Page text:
The Power to Change Minds? China's rise and ideational alternatives

There seems to be a growing consensus that previous assumptions about the long term consequences of China’s rise have turned out to be misplaced. Rather than China becoming ‘socialised’ into the liberal global order (and democratising at home), a China challenge to that order is instead being identified. This is seen not just as a challenge to the distribution of power within the current system, but to some of the fundamental norms and principles that underpin it, as well as to the theories and concepts that are used to try to understand it and predict future behaviour.  Of course, some always expected it to be this way; however, others now see a Chinese ability and willingness to promote alternatives that they didn’t envisage even a decade ago.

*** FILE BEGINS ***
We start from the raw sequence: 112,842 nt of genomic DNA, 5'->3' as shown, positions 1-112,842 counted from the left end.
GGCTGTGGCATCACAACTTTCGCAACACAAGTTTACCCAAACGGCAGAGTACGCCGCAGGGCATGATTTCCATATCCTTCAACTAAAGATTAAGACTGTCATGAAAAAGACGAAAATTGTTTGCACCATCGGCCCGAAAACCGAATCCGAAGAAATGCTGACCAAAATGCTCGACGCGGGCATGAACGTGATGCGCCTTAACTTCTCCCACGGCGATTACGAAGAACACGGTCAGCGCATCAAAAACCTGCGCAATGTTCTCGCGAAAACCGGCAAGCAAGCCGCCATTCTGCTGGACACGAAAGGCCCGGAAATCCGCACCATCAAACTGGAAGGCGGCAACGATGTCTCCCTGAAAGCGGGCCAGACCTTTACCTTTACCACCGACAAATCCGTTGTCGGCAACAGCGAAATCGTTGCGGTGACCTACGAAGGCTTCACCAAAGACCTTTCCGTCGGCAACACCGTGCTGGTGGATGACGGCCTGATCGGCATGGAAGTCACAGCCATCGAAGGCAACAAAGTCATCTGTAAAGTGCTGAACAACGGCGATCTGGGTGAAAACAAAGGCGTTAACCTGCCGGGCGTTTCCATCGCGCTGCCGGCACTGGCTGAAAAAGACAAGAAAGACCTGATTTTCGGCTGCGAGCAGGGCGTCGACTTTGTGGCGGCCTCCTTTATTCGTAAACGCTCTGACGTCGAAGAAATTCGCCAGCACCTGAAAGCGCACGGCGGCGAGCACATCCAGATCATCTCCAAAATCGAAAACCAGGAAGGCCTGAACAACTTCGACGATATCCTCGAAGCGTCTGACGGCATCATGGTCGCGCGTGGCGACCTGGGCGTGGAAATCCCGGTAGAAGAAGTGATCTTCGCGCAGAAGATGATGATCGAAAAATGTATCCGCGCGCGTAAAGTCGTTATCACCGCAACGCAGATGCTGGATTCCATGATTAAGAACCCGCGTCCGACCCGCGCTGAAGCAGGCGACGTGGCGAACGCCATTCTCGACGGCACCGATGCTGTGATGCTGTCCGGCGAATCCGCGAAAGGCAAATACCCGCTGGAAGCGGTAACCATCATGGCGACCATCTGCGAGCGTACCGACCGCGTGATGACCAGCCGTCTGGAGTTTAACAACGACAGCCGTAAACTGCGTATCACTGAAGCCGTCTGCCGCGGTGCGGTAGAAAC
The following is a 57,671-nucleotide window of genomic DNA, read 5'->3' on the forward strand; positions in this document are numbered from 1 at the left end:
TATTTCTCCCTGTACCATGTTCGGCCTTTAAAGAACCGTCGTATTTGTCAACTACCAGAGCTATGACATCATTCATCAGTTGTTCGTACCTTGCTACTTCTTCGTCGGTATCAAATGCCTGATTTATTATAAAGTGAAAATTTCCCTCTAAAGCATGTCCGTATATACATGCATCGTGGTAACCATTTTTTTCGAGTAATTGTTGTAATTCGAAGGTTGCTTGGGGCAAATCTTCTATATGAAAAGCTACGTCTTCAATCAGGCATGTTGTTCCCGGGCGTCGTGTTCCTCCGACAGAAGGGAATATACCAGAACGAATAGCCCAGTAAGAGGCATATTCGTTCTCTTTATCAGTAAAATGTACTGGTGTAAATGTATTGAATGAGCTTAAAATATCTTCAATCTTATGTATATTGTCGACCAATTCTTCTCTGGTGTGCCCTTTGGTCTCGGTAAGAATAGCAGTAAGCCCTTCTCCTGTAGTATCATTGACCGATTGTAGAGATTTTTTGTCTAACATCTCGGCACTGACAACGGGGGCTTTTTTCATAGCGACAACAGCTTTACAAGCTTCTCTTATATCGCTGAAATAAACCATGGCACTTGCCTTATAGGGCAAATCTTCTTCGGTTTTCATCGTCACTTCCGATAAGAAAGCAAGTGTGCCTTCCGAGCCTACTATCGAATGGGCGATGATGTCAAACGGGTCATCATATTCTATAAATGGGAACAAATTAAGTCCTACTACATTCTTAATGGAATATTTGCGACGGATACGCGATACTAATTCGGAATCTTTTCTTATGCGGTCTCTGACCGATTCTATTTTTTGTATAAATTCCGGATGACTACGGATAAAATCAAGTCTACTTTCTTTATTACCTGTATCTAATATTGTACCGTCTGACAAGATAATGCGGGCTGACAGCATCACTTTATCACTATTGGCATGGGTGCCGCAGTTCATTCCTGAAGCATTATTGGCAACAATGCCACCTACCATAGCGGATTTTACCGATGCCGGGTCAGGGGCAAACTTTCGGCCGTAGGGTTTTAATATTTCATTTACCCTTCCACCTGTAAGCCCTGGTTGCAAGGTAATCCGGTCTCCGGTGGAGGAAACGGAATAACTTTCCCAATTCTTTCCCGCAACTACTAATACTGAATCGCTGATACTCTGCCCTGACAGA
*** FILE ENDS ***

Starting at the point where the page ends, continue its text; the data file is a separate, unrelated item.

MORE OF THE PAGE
This presentation explores how what were originally designed as defensive norms and theories for China itself have transformed into putative platforms that might have salience and utility for others outside China. The paper suggests that the Chinese position may better be understood as a critique of universalism rather than the basis of an alternative world order. It also asks whether there is more than just an aspirational dimension to new Chinese thinking on international relations built on a form of “Occidentalism”, or if we can identify a real and distinct Chinese approach to both its own international relations and the nature of the world order itself.